Norovirus

A laboratory study conducted at the University of Southampton demonstrated that norovirus was rapidly inactivated on copper and copper-alloy surfaces as a result of antimicrobial properties in the metal.

Norovirus (CDC/ Charles D. Humphrey)

Synopsis of Methodology

For this study, murine norovirus (the “mouse version” of the virus) was used as a surrogate to human norovirus to test the effect of exposure to copper surfaces versus stainless steel surfaces. The study found that the rate of inactivation is also affected by temperature: the process occurs more slowly at 39 degrees F and is faster over a 2-hour period at 98 degrees F.

Key Findings

  • In wet contact simulation testing, rapid inactivation of murine norovirus was observed on alloys containing more than 60% copper at room temperature but no reduction of infectivity on stainless steel was found.
  • In dry touch simulation testing, all virus particles were inactivated on copper and copper nickel alloys within 5 minutes, within 10 minutes on bronze, 30 minutes on brass, and within 2 hours on nickel silver (copper nickel zinc alloys). No inactivation was observed on stainless steel.
  • Increasing the viral load by 50 times did not affect inactivation times on copper alloys.

Click here to view the study in full.

Norovirus Facts

What is it?

  • The norovirus (family Caliciviridae), the primary cause of gastroenteritis, is highly contagious and responsible for approximately 5-8 million deaths per year.
  • The norovirus infects more than 267 million people worldwide annually, including 23 million in the US alone, resulting in up to 70,000 hospitalizations and 800 deaths per year

How is it contracted?

  • The disease is usually contracted by ingestion of contaminated food, water, person-to-person contact and touching contaminated surfaces. Even cleaning cloths used to wipe contaminated surfaces can spread the infectious virus to other surfaces.
  • Symptoms include vomiting, diarrhea and stomach cramping caused by inflammation of the stomach and intestines.

Where is it prevalent?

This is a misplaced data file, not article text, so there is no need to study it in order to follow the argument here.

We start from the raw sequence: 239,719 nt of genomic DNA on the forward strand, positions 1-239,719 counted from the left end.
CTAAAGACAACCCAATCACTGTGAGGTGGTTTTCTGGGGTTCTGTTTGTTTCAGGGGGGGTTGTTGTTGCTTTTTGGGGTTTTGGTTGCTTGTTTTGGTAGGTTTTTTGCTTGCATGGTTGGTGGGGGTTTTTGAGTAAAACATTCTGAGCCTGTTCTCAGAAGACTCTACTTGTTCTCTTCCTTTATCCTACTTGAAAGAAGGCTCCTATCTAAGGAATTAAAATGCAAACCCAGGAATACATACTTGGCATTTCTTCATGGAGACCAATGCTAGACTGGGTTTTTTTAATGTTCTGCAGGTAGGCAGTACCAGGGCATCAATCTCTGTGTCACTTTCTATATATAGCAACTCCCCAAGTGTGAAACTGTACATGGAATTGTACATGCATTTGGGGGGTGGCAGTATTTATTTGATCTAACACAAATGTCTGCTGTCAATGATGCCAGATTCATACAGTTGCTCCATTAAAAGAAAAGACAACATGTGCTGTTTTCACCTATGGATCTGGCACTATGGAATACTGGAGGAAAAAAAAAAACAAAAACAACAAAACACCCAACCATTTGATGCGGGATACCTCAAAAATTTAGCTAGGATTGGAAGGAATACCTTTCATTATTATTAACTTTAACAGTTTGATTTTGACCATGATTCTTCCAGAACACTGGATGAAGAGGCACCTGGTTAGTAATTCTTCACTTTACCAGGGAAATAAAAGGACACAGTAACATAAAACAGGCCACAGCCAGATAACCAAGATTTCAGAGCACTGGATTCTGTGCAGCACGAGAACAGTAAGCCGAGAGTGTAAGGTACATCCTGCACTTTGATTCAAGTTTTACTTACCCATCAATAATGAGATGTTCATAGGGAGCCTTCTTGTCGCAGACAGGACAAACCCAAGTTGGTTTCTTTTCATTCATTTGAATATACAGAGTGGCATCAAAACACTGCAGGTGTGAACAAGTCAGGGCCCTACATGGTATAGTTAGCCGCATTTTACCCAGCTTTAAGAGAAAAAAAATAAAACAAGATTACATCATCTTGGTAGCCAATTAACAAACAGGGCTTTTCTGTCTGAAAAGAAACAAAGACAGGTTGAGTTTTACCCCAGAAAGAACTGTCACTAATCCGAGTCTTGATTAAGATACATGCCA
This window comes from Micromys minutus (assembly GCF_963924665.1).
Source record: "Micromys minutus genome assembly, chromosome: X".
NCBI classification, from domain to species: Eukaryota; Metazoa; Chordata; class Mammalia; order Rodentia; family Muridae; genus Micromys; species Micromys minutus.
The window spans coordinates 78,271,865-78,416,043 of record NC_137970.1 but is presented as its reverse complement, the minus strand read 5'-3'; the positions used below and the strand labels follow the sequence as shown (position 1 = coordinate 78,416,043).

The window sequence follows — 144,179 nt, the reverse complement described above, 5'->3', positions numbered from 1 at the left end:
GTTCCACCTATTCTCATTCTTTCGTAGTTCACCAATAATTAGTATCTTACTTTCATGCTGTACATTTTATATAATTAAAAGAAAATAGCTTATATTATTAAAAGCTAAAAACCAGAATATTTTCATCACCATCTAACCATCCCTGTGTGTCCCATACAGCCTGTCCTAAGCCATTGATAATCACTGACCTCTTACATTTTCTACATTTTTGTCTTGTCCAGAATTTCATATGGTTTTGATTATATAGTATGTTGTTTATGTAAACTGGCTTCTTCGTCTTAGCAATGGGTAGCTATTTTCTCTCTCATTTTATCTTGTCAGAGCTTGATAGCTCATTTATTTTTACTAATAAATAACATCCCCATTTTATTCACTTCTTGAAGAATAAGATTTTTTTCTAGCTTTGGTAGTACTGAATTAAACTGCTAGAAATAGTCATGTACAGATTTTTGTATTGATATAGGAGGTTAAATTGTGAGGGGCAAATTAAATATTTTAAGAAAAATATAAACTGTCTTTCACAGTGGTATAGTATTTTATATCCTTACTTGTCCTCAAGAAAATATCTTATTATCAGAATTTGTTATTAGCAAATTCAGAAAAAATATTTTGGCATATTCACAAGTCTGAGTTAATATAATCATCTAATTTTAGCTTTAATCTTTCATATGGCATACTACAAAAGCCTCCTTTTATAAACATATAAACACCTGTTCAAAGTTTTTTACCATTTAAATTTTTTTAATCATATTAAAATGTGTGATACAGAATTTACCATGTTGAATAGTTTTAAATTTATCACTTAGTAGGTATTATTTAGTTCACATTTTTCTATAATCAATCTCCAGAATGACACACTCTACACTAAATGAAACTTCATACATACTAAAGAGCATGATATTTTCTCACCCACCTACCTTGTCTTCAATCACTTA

• Norovirus is responsible for many outbreaks, often seasonal, especially in closed environments such as on cruise ships and in healthcare facilities, schools, daycare centers and restaurants.
  • Although healthcare facilities are the most commonly reported settings for norovirus outbreaks in the US, over 90% of diarrheal disease outbreaks on cruise ships are caused by this germ.
  • In 2012 alone, the US Centers for Disease Control (CDC) reported over 3,000 cases of norovirus among cruise ships. 

Copper and copper alloys are engineering materials that are durable, colourful and recyclable and are widely available in various product forms suitable for a range of manufacturing purposes. Copper and its alloys offer a suite of materials for designers of functional, sustainable and cost-effective products.

Copper and certain copper alloys have intrinsic antimicrobial properties (so-called ‘Antimicrobial Copper’) and products made from these materials have an additional, secondary benefit of contributing to hygienic design. Products made from Antimicrobial Copper are a supplement to, not a substitute for standard infection control practices. It is essential that current hygiene practices are continued, including those related to the cleaning and disinfection of environmental surfaces.

Reference

  1. Inactivation of Norovirus on Dry Copper Alloy Surfaces. Sarah L. Warnes, C. William Keevil. PLoS ONE Journal, Volume 8, Issue 9, September 2013

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